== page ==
Friday, June 30, 2017

Khaw, Food of the Gods (2017)

Cassandra Khaw, Food of the Gods. Abaddon Books, 2017. Pp. 238. ISBN 978-1-78108-519-6. $15.00.

Reviewed by Cait Coker

I finished reading Food of the Gods shortly after seeing the season finale of American Gods, and while some of the entries in Khaw’s collection were previously published, it’s hard not to think about what’s in the air that draws genre writers to recast myth in terms of the daily grind. (And I do know this isn’t exactly a novel idea, but these are the two texts that are on my mind immediately right now, so please bear with me.) Neil Gaiman’s original novel focused on gods-as-immigrants to America, with all the challenges that entails, as well as being a paean to steadily vanishing roadside kitsch; the TV series keeps the immigration story, but adds the violent intersection of race in contemporary America to the story that is, frankly, a blink-and-you’ll-miss-it element of the novel. Khaw is, like the younger Gaiman, a London-based writer, but unlike him she has her roots in Southeast Asia, and unlike American Gods, Food of the Gods goes back and forth between London and Kuala Lumpur. Her hero/not-hero (but not anti-hero) is Rupert Wong, a former gangster who has become a chef to the literal underworld to save his karma, such as it is.

Friday, June 23, 2017

Low, Vanity in Dust (2017)

Cheryl Low, Vanity in Dust. World Weaver Press, 2017. Pp. 305. ISBN 978-0-99870-221-6. $13.95 pb/$4.99 e.

Reviewed by Djibril al-Ayad

Vanity in Dust—the debut novel from Sweden-based American author Cheryl Low—is a decadent, violent fantasy that simultaneously revels in the beauty of high society elegance and sickens with representation of the immoral soullessness of the filthy rich. Set in an isolated kingdom that is a heavy-handed dystopian allegory for the lack of social mobility in our own world, the rich are literally immortal and the poor can literally be killed for sport, the only unforgivable crime for the upper classes is disloyalty to the omnipotent Queen. All the characters, rich and less-rich alike (there are no truly poor characters) are pretty unlikeable, even by the standards of the genre’s “decadent antihero,” and even as the reader eventually comes to care about the outcome of the mystery behind the plot, we never truly care about the people who drive or are affected by it. The writing is strong, the world-building and magical system inventive, and one may hope for a trilogy to follow that would deliver some of the promised disruptive rebellion against the system that is only hinted at in this novel.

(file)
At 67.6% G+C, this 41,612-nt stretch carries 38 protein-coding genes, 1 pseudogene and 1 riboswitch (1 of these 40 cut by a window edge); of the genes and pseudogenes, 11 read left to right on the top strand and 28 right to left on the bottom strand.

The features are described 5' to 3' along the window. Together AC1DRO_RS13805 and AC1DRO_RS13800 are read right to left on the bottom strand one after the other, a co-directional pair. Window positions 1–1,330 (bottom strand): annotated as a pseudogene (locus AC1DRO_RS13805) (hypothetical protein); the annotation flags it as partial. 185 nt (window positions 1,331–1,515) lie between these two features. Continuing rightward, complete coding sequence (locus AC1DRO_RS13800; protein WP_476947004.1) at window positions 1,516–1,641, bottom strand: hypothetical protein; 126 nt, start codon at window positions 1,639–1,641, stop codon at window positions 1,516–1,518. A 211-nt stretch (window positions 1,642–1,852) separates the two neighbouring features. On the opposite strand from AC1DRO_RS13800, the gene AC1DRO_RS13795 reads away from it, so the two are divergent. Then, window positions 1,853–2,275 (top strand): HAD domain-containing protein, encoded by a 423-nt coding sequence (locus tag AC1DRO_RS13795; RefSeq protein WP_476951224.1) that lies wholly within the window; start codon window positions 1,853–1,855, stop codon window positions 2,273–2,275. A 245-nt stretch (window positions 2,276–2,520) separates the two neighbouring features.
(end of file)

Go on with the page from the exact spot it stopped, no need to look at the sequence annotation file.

Friday, June 16, 2017

Moedriach, Prydori: Perfection is Us (2016)

T.H. Moedriach, Prydori: Perfection is Us. Zaloznistvo Jerneja Jezernik, 2016. Pp. 180. ISBN 978-961-94032-4-2. $16.90.

Reviewed by Lisa Timpf

When I first held the book Prydori: Perfection is Us in my hands, I knew I was dealing with something different. The small (4 inches by 7 1/4 inches) hardcover volume seemed an unusual size, at least compared to what I’m familiar with, but I found it a very user-friendly setup for reading. The format provides great portability, and the nicely legible type on the small pages makes it seem, on the one hand, like you’re flying through the material. Countering that sensation of speed was the “weight” of the thoughts expressed, for I found Prydori to be a philosophical sort of book rather than a space-opera-type page-turner.

Friday, June 09, 2017

Hardinge, Face Like Glass (2017)

Frances Hardinge, A Face Like Glass. Amulet Books, 2017. Pp 487. ISBN.978-1-4197-2484-8. $19.95.

Reviewed by Cait Coker

Frances Hardinge’s A Face Like Glass first appeared in the UK in 2012 and has only just arrived in the US this spring. It straddles the gap between children’s literature and the young adult genre uneasily; the protagonist is a preteen girl named Neverfell, who is too young to be interested in the romance or nascent sexuality that is usually a hallmark of YA, and yet she is witness to the aftermath of numerous murders, and the threat of violence is often just off-page. And yet Hardinge loves playing with language in a way that recalls some of (what I think, anyway) is the finest children’s lit like The Phantom Tollbooth, The Neverending Story, or Alice in Wonderland—the latter of which the author has a small homage to when Neverfell follows a rabbit up rather than down, discovering a wider and scarier world in the process.